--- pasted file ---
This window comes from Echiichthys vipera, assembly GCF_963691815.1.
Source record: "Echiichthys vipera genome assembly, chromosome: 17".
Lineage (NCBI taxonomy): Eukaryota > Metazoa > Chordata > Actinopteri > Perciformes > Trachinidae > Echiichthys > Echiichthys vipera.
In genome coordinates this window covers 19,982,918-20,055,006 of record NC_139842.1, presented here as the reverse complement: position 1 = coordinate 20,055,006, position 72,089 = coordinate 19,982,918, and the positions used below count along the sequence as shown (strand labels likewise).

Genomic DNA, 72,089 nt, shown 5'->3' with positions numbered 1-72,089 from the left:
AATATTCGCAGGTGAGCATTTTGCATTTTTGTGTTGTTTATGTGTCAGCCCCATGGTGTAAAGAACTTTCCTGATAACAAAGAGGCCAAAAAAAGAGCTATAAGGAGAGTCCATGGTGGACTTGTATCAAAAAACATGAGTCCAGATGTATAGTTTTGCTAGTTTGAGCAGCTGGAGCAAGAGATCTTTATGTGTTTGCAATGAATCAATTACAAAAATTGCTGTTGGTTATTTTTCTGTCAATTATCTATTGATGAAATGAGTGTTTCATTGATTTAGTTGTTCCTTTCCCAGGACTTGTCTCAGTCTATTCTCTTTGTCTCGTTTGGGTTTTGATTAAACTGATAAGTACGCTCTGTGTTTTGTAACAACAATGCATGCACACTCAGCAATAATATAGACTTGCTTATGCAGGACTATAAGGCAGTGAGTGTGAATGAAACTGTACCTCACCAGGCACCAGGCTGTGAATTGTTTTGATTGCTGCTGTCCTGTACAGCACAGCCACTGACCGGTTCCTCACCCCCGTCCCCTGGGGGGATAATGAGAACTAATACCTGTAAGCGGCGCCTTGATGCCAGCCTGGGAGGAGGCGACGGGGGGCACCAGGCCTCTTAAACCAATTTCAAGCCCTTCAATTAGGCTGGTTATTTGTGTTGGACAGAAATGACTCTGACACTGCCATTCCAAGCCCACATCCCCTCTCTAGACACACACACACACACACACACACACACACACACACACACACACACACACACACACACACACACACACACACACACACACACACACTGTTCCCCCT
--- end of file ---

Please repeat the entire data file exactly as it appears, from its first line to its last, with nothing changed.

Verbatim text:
This window comes from Echiichthys vipera, assembly GCF_963691815.1.
Source record: "Echiichthys vipera genome assembly, chromosome: 17".
Lineage (NCBI taxonomy): Eukaryota > Metazoa > Chordata > Actinopteri > Perciformes > Trachinidae > Echiichthys > Echiichthys vipera.
In genome coordinates this window covers 19,982,918-20,055,006 of record NC_139842.1, presented here as the reverse complement: position 1 = coordinate 20,055,006, position 72,089 = coordinate 19,982,918, and the positions used below count along the sequence as shown (strand labels likewise).

Genomic DNA, 72,089 nt, shown 5'->3' with positions numbered 1-72,089 from the left:
AATATTCGCAGGTGAGCATTTTGCATTTTTGTGTTGTTTATGTGTCAGCCCCATGGTGTAAAGAACTTTCCTGATAACAAAGAGGCCAAAAAAAGAGCTATAAGGAGAGTCCATGGTGGACTTGTATCAAAAAACATGAGTCCAGATGTATAGTTTTGCTAGTTTGAGCAGCTGGAGCAAGAGATCTTTATGTGTTTGCAATGAATCAATTACAAAAATTGCTGTTGGTTATTTTTCTGTCAATTATCTATTGATGAAATGAGTGTTTCATTGATTTAGTTGTTCCTTTCCCAGGACTTGTCTCAGTCTATTCTCTTTGTCTCGTTTGGGTTTTGATTAAACTGATAAGTACGCTCTGTGTTTTGTAACAACAATGCATGCACACTCAGCAATAATATAGACTTGCTTATGCAGGACTATAAGGCAGTGAGTGTGAATGAAACTGTACCTCACCAGGCACCAGGCTGTGAATTGTTTTGATTGCTGCTGTCCTGTACAGCACAGCCACTGACCGGTTCCTCACCCCCGTCCCCTGGGGGGATAATGAGAACTAATACCTGTAAGCGGCGCCTTGATGCCAGCCTGGGAGGAGGCGACGGGGGGCACCAGGCCTCTTAAACCAATTTCAAGCCCTTCAATTAGGCTGGTTATTTGTGTTGGACAGAAATGACTCTGACACTGCCATTCCAAGCCCACATCCCCTCTCTAGACACACACACACACACACACACACACACACACACACACACACACACACACACACACACACACACACACACACACACACACACACACTGTTCCCCCT